In addition to his clinical research, Dr. Heisel has also been engaged in knowledge translation activities, helping to translate research findings into clinical practice. Together with an interdisciplinary group of colleagues with the Canadian Coalition for Seniors’ Mental Health, Heisel co-led the creation of a late-life suicide prevention toolkit, which currently includes clinical guidelines for assessing seniors’ suicide risk and intervening with those at-risk for suicide, a quick-reference card, a training DVD, a facilitator’s guide for educators, and an informational guide for family members. These efforts have received primary funding support from the Public Health Agency of Canada since 2005; additional funds have been recently provided by the Betty Havens Award for Knowledge Translation in Aging, a CIHR knowledge translation award of which Heisel is a co-recipient. The toolkits have been distributed to health care providers, university educators and front-line care providers at hospitals and long-term care homes across the country. “Studies of older adults who have died by suicide suggest that as many as 75 per cent had seen their primary health care provider in the month prior to their death,” says Heisel. “This tells us that older adults who are at-risk for suicide do reach out for help - although they may not be very clear about the fact that they are thinking about suicide.” This toolkit has received a warm reception from clinicians and educators; future work will assess its effectiveness in increasing providers’ knowledge about late-life suicide and in influencing their attitudes towards working with at-risk older adults.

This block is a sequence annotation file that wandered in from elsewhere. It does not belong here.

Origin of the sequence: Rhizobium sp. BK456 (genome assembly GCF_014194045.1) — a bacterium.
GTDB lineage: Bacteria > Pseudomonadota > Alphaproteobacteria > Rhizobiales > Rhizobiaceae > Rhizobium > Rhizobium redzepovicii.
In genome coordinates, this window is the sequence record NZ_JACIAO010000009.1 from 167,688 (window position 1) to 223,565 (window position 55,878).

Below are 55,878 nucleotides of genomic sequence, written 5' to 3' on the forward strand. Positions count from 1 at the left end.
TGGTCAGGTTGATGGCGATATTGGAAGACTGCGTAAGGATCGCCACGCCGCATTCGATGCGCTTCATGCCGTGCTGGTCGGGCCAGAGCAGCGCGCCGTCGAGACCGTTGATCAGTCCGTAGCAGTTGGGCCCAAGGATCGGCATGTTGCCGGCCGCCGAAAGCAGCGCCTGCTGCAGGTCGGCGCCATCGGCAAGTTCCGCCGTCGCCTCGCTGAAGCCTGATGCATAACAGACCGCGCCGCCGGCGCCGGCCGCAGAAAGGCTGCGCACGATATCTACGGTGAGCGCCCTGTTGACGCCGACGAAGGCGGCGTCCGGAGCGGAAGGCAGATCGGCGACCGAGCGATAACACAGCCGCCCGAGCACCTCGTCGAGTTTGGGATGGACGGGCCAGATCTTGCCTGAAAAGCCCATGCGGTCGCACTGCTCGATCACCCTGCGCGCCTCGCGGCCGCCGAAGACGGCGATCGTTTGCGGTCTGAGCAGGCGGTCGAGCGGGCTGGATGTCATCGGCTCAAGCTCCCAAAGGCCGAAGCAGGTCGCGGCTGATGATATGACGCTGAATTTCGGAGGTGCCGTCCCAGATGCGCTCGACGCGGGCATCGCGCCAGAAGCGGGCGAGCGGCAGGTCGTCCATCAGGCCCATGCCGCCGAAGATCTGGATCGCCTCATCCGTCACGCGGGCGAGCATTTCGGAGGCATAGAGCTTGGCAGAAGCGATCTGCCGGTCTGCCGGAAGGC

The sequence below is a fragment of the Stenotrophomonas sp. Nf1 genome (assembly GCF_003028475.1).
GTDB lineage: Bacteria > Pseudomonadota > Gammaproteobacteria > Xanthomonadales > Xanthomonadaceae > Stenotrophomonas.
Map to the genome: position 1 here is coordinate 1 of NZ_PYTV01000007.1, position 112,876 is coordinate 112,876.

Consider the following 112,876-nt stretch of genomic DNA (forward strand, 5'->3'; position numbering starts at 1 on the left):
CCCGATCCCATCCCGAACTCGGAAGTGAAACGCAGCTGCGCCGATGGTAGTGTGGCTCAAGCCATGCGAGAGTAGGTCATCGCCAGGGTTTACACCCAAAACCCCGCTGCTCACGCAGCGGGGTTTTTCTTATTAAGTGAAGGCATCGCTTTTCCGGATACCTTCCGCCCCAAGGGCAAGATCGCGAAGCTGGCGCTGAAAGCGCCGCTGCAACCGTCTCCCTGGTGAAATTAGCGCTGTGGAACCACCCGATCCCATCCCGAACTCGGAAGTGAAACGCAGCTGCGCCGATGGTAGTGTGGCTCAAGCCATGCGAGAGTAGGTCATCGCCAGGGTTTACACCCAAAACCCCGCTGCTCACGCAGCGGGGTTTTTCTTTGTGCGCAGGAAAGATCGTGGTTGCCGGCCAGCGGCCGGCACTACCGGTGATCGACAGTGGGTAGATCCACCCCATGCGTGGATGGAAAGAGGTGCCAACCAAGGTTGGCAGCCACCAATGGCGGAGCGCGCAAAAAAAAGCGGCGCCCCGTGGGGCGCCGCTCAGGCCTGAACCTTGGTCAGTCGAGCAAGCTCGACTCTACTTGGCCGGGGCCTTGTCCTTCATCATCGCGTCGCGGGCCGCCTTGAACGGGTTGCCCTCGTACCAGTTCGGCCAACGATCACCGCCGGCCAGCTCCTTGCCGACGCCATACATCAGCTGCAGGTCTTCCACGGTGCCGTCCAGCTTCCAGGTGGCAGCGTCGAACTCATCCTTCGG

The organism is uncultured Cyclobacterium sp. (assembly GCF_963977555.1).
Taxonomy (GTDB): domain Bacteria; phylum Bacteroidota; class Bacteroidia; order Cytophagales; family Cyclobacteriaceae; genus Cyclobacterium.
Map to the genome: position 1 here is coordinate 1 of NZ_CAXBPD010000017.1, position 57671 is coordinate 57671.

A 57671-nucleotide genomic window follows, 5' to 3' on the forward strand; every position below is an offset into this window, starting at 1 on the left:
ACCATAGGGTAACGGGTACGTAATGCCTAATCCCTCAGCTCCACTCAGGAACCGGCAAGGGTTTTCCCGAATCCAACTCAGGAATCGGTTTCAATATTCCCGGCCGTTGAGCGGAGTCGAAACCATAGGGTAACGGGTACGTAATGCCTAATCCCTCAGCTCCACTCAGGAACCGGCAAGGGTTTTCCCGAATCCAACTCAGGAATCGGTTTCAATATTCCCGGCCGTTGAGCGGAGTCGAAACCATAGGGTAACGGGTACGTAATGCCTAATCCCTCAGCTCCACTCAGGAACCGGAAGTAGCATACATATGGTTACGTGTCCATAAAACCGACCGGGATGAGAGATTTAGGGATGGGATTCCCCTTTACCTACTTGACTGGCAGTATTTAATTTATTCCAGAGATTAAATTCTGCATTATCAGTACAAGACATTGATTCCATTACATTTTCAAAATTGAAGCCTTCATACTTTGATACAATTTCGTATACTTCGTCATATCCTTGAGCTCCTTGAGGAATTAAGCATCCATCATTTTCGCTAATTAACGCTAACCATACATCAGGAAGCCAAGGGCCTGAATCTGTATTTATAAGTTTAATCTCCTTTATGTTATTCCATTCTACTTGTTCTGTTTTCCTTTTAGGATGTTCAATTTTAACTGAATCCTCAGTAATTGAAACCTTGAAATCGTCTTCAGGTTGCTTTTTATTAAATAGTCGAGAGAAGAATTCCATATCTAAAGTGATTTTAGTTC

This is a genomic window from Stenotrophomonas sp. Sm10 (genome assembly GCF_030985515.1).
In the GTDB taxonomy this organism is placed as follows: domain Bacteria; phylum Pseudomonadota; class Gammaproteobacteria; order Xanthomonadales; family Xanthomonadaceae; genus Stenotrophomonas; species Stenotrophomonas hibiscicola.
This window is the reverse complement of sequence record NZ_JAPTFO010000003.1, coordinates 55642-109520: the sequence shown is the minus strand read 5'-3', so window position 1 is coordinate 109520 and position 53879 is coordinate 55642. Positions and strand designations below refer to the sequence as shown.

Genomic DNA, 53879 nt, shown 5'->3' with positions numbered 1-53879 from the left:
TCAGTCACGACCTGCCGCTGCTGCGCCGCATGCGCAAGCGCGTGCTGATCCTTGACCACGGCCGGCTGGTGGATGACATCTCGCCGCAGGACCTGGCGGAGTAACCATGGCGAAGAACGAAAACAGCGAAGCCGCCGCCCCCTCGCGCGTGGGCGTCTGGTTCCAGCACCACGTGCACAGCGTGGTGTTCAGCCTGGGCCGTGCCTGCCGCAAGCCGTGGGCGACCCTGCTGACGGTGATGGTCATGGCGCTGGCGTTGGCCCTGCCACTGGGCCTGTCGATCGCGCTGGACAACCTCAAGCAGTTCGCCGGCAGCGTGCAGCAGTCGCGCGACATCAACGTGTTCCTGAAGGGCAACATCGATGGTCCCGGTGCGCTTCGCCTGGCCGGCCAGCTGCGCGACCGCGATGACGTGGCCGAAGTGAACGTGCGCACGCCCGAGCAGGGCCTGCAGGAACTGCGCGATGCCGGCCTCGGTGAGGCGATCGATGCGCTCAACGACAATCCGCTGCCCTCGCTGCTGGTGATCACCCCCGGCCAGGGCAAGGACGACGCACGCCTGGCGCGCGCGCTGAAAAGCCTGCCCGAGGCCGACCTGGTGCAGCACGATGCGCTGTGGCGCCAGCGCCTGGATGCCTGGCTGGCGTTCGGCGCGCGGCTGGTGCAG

Heisel and colleagues are planning a randomized controlled clinical trial to further evaluate the use of adapted Interpersonal Psychotherapy as an effective treatment option for older adults at-risk for suicide.

“I hope that through our research initiatives, we can help combat the negative impact of depression and despair among older adults and help enhance the emotional health and well-being of this important and valued age group,” concludes Heisel.